Jacob Rees-Mogg has been moved from Commons leader to minister for Brexit opportunities and government efficiency in the Cabinet Office, No 10 has said.
It is the first confirmed move of Boris Johnson’s reshuffle on Tuesday following the partygate furore.
The shake-up of the ministerial team follows the appointment of Stephen Barclay as the Prime Minister’s chief of staff as Johnson seeks to relaunch his administration following the resignation of four key aides.
Following the partial publication of Sue Gray’s report into Downing Street drinking parties during lockdown, Johnson said he would “fix it”.
Rees-Mogg has been supportive of the Prime Minister throughout the repeated partygate revelations and will retain a seat at the cabinet table.
The veteran Tory MP previously called the Scottish Conservative leader a “lightweight figure” in the political party following Douglas Ross’ comments that Johnson should resign having admitted he attended a Downing Street party during lockdown.
He has also defended comments made by Johnson in the Commons last week accusing labour leader Keir Starmer of having “used his time prosecuting journalists and failing to prosecute Jimmy Savile” while director of public prosecutions.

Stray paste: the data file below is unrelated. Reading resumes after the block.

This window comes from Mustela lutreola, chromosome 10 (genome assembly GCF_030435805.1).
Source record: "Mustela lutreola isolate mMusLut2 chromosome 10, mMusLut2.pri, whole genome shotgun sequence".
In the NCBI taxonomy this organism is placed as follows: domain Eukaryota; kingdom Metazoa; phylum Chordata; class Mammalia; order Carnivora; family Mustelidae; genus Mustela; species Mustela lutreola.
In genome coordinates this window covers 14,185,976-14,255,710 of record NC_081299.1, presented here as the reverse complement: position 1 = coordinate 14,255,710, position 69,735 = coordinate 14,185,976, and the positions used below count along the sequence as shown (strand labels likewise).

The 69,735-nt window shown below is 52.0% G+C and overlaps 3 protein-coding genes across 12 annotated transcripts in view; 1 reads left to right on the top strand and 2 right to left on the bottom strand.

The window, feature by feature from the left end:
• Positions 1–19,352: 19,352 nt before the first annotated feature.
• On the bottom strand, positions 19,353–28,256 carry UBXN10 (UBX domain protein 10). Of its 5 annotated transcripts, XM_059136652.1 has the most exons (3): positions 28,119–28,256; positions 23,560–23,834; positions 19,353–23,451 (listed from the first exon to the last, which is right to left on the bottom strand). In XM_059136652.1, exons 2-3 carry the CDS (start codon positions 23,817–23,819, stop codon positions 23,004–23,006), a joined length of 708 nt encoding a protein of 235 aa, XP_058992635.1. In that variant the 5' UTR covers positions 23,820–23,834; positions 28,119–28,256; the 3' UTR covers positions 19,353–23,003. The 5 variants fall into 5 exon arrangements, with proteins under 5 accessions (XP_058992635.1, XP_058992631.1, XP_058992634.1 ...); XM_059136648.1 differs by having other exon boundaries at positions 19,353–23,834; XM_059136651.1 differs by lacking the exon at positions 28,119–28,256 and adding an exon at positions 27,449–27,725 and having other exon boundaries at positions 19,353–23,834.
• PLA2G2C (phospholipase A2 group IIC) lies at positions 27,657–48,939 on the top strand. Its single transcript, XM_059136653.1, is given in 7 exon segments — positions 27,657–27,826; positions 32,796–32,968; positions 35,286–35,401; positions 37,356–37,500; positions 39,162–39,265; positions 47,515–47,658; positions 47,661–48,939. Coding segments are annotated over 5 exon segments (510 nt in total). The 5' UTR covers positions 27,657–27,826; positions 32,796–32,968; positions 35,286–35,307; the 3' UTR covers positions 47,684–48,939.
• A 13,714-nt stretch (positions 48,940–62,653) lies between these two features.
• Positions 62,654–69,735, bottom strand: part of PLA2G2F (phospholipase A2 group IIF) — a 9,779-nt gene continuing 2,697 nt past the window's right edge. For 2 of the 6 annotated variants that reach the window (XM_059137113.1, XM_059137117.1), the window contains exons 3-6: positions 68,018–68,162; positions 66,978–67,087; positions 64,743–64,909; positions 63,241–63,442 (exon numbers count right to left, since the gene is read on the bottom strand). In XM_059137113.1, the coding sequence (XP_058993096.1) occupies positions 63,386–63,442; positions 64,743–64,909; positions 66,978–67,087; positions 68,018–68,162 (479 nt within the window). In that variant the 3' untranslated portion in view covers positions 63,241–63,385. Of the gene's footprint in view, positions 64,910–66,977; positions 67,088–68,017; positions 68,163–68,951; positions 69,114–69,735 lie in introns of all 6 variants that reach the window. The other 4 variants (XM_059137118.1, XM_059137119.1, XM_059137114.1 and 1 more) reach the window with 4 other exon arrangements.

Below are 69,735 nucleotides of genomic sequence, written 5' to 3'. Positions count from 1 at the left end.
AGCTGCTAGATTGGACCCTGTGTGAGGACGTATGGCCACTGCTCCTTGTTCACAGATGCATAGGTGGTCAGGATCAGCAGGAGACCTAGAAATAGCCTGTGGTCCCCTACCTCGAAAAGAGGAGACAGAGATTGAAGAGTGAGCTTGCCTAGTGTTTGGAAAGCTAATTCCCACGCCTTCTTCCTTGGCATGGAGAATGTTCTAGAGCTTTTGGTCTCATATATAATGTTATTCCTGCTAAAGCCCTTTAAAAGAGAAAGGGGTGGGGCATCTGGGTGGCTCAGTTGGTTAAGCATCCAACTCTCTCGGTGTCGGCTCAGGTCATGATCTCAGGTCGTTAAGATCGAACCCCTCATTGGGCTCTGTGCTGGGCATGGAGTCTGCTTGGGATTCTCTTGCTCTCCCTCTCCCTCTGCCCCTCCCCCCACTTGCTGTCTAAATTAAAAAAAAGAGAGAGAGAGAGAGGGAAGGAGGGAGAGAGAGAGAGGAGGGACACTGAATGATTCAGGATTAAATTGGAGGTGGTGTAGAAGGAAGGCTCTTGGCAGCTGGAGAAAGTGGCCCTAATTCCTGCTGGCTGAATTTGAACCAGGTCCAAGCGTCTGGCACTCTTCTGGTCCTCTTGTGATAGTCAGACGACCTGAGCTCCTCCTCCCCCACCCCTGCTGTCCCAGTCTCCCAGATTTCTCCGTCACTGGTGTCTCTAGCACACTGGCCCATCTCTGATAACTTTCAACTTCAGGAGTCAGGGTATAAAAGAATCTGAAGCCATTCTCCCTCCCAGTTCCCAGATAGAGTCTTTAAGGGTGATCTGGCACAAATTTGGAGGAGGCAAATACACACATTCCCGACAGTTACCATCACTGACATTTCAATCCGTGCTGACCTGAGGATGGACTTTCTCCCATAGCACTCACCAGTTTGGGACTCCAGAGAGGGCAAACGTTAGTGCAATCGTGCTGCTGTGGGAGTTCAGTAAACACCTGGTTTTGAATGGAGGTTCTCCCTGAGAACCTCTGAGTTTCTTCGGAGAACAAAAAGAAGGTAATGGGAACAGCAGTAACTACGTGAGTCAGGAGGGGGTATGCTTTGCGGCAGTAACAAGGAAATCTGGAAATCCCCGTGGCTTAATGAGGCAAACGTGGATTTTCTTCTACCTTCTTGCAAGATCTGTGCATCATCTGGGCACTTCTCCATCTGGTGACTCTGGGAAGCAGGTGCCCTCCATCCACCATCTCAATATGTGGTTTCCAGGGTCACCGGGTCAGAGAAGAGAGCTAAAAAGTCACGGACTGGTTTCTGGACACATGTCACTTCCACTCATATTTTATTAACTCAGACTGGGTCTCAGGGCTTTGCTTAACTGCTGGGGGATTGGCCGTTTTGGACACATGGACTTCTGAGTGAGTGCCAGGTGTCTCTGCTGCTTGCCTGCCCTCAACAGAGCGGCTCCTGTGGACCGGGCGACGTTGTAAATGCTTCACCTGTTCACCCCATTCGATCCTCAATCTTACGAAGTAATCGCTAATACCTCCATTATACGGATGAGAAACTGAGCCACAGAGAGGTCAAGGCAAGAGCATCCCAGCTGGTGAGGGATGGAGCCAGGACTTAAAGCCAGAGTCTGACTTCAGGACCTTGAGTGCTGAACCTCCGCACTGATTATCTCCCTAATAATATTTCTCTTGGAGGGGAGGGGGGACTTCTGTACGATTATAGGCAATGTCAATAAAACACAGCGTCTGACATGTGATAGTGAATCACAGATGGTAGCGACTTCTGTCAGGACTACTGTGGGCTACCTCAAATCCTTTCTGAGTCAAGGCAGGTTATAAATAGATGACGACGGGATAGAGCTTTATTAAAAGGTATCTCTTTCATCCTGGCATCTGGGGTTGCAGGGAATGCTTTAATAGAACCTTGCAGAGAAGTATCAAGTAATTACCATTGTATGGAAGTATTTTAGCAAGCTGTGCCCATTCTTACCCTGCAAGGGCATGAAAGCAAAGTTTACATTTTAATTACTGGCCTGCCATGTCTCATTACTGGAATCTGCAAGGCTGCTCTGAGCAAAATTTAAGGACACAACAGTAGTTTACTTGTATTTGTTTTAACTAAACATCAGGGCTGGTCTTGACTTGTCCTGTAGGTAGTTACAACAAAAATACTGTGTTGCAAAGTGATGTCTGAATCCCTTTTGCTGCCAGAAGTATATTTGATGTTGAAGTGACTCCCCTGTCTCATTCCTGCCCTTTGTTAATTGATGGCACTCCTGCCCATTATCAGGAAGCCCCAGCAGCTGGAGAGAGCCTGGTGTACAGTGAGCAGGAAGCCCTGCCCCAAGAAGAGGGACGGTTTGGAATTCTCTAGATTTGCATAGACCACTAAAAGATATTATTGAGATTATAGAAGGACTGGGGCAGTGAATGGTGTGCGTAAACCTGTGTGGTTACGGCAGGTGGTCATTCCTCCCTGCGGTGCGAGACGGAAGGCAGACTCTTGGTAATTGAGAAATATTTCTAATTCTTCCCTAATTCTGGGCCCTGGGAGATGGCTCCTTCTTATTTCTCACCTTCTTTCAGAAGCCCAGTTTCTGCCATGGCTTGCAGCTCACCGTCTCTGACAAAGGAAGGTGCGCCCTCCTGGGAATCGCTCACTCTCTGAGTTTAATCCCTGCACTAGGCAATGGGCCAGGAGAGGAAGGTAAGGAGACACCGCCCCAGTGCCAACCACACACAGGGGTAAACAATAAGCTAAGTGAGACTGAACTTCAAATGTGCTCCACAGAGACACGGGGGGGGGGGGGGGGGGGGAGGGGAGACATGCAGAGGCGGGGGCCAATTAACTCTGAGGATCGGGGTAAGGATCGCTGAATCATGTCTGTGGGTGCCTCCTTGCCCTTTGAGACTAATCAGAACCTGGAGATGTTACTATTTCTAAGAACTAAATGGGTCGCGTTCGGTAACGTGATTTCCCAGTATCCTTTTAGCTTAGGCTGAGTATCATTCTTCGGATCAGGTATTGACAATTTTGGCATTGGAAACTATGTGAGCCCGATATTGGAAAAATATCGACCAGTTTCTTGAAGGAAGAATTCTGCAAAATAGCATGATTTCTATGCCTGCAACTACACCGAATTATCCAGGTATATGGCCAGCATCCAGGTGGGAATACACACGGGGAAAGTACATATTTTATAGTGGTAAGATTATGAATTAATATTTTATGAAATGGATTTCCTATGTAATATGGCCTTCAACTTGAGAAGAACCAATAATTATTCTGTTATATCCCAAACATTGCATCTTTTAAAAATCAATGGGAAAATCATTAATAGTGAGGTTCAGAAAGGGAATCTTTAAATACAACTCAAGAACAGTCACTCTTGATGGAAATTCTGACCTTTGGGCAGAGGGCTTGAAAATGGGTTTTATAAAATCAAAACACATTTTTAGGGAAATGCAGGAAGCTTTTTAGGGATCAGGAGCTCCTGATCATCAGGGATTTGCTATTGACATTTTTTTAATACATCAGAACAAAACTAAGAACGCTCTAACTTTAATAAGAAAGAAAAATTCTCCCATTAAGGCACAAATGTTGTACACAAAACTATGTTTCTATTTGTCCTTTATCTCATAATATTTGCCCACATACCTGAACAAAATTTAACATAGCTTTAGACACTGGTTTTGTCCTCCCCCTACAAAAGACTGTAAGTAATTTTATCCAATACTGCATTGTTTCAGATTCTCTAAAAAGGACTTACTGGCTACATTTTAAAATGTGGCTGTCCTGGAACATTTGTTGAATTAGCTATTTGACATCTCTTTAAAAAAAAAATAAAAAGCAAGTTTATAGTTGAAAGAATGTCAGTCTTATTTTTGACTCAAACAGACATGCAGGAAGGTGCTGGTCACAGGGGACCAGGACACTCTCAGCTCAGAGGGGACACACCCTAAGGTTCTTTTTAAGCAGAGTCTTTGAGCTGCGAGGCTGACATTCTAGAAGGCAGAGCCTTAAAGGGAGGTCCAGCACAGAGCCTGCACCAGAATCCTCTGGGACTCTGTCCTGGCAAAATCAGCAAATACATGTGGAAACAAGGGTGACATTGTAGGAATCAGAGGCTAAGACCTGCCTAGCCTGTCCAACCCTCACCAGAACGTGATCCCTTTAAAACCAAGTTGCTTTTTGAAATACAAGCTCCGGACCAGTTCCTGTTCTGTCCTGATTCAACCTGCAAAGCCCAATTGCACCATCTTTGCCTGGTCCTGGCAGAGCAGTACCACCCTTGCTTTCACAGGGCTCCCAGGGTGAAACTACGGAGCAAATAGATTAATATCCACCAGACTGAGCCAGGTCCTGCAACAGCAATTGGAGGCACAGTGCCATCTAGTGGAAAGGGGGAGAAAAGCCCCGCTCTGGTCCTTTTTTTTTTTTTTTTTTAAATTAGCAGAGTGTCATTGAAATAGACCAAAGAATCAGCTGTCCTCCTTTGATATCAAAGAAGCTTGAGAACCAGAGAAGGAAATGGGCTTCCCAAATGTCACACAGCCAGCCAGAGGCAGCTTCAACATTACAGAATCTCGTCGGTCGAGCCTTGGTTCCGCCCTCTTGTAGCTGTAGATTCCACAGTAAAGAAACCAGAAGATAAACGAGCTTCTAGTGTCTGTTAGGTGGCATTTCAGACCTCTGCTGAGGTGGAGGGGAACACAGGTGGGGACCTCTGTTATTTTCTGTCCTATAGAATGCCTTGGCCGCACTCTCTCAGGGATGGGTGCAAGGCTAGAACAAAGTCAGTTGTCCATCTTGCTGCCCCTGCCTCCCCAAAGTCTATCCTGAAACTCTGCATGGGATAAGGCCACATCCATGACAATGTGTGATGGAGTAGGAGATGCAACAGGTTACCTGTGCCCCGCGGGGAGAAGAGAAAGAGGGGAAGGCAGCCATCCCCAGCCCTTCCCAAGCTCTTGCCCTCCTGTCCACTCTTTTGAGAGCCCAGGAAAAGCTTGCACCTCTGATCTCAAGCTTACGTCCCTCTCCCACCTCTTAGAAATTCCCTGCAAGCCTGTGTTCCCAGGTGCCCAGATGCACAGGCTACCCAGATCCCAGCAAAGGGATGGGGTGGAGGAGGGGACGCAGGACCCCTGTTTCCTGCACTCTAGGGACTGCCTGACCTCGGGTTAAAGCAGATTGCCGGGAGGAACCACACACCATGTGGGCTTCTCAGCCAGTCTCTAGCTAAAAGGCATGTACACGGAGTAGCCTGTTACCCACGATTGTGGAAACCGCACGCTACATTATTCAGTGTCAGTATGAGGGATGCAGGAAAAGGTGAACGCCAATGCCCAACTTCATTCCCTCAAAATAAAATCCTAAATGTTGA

During business questions in parliament on Thursday, Rees-Mogg said Starmer’s apology, made on behalf of the Crown Prosecution Service in 2013, was following the “principle of taking responsibility for what went on in his organisation and then apologise for failings”.
Rees-Mogg said the Prime Minister had apologised similarly for “mistakes that may have been made in Downing Street.”
He said: “I think that what is sauce for the goose is sauce for the gander, and the geese and the gander should not complain one for the other. They are perfectly fair and reasonable points of political debate.”
Starmer had to be bundled into a police car on Monday after being mobbed outside parliament by protesters baselessly alleging he had been “protecting paedophiles”.
Rees-Mogg will be replaced by former chief whip Mark Spence as Commons leader.
Spence played a leading role in trying to get Tory MPs to support a shake-up of Commons sleaze rules in an attempt to spare Owen Paterson from being suspended.
He has also faced claims that he told MP Nusrat Ghani she lost her ministerial role because her Muslim faith made people feel uncomfortable – he denies this.